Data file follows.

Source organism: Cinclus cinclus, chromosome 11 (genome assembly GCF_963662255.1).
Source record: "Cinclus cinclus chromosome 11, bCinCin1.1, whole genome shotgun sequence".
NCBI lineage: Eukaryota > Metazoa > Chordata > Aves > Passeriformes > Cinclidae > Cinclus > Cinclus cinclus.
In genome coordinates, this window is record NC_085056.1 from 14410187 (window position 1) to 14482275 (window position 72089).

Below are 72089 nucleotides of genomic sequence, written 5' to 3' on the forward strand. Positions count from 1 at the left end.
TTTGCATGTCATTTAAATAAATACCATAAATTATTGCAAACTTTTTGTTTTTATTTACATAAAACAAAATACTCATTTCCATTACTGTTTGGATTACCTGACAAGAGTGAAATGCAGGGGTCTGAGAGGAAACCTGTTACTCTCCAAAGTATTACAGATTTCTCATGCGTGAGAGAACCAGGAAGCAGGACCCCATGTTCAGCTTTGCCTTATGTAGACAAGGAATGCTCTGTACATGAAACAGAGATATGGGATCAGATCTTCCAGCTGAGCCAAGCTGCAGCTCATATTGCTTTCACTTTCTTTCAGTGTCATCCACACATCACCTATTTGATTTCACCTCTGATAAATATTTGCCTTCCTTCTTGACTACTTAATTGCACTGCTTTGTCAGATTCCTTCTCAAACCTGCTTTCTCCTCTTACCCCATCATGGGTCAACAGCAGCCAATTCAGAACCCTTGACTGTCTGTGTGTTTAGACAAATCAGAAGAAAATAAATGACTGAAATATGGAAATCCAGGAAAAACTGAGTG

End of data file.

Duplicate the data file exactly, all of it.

Source organism: Cinclus cinclus, chromosome 11 (genome assembly GCF_963662255.1).
Source record: "Cinclus cinclus chromosome 11, bCinCin1.1, whole genome shotgun sequence".
NCBI lineage: Eukaryota > Metazoa > Chordata > Aves > Passeriformes > Cinclidae > Cinclus > Cinclus cinclus.
In genome coordinates, this window is record NC_085056.1 from 14410187 (window position 1) to 14482275 (window position 72089).

Below are 72089 nucleotides of genomic sequence, written 5' to 3' on the forward strand. Positions count from 1 at the left end.
TTTGCATGTCATTTAAATAAATACCATAAATTATTGCAAACTTTTTGTTTTTATTTACATAAAACAAAATACTCATTTCCATTACTGTTTGGATTACCTGACAAGAGTGAAATGCAGGGGTCTGAGAGGAAACCTGTTACTCTCCAAAGTATTACAGATTTCTCATGCGTGAGAGAACCAGGAAGCAGGACCCCATGTTCAGCTTTGCCTTATGTAGACAAGGAATGCTCTGTACATGAAACAGAGATATGGGATCAGATCTTCCAGCTGAGCCAAGCTGCAGCTCATATTGCTTTCACTTTCTTTCAGTGTCATCCACACATCACCTATTTGATTTCACCTCTGATAAATATTTGCCTTCCTTCTTGACTACTTAATTGCACTGCTTTGTCAGATTCCTTCTCAAACCTGCTTTCTCCTCTTACCCCATCATGGGTCAACAGCAGCCAATTCAGAACCCTTGACTGTCTGTGTGTTTAGACAAATCAGAAGAAAATAAATGACTGAAATATGGAAATCCAGGAAAAACTGAGTG